Netflix will change the public-facing metrics it uses to rank the most popular titles on its streaming service, the company announced Tuesday.
In the past, the company has ranked titles based on the completion of at least the first two minutes of a film or TV show in its first 28 days on the service. More recently, however, the company has released rankings based on the total number of hours a movie or series is viewed — a metric it will shift to moving forward beginning later this year, the company said in a letter to shareholders.
“There is some difference in rankings [...] but we think engagement as measured by hours viewed is a slightly better indicator of the overall success of our titles and member satisfaction,” the company said. “It also matches how outside services measure TV viewing and gives proper credit to rewatching.”
The change will not only shift one of its key public ranking systems from viewers to hours viewed but should, in theory, make its rankings a little easier to understand. While the company does track things like completion of its titles internally, the 2-minute metric was confusing and had the potential to misrepresent the true success of a series or film (for example, if an account holder watched only the first two minutes but then bailed).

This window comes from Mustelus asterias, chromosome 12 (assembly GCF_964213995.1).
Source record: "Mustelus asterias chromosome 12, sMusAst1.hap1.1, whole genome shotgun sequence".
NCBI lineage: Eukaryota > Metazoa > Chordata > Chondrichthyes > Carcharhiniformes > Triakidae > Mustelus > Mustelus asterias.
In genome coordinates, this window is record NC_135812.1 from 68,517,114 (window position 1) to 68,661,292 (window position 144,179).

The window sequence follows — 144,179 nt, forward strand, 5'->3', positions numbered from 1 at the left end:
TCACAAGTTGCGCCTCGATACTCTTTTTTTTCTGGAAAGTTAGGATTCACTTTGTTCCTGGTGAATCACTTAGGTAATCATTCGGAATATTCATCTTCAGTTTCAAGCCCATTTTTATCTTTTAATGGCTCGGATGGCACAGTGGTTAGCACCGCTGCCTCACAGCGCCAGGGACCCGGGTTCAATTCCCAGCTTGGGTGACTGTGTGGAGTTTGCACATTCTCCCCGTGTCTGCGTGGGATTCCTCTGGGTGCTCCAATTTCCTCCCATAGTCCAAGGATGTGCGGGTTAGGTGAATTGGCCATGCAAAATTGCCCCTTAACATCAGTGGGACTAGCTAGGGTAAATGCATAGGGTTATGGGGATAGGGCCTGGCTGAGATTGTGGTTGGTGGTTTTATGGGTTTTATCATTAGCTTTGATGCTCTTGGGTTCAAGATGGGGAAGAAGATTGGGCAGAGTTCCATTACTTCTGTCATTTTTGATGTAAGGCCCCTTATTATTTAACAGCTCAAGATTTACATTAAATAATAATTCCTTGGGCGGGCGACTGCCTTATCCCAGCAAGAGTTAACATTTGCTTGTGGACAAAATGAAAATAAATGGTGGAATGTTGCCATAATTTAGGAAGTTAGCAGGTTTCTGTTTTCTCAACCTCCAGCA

Additionally, the company said, “we will start to release title metrics more regularly outside of our earnings report so our members and the industry can better measure success in the streaming world.” Transparency around streaming figures — and the accuracy with which services track their titles — has been called for by industry figures who say that streaming services aren’t forthright about success metrics, complicating everything from cast and crew payouts to contract negotiations.
Netflix co-CEO and chief content officer Ted Sarandos last month at CodeCon shared rankings of Netflix’s top titles based on both the 2-minute metric and the hours watched metric, and a side-by-side comparison showed that — while overlap was certainly visible — the different metrics changed the title rankings noticeably.
What’s certain is that by many of its metrics, its Korean drama Squid Game has been a massive success on the platform. Citing internal documents, Bloomberg reported last week that the company estimated “89% of people who started the show watched at least 75 minutes (more than one episode), and 66% of viewers, or 87 million people, have finished the series in the first 23 days.”
Last week, the company announced the series had become its biggest ever series at launch. In its shareholders letter on Tuesday, the company revealed that a “mind-boggling” 142 million households globally had tuned into the show, based on its 2-minute metric.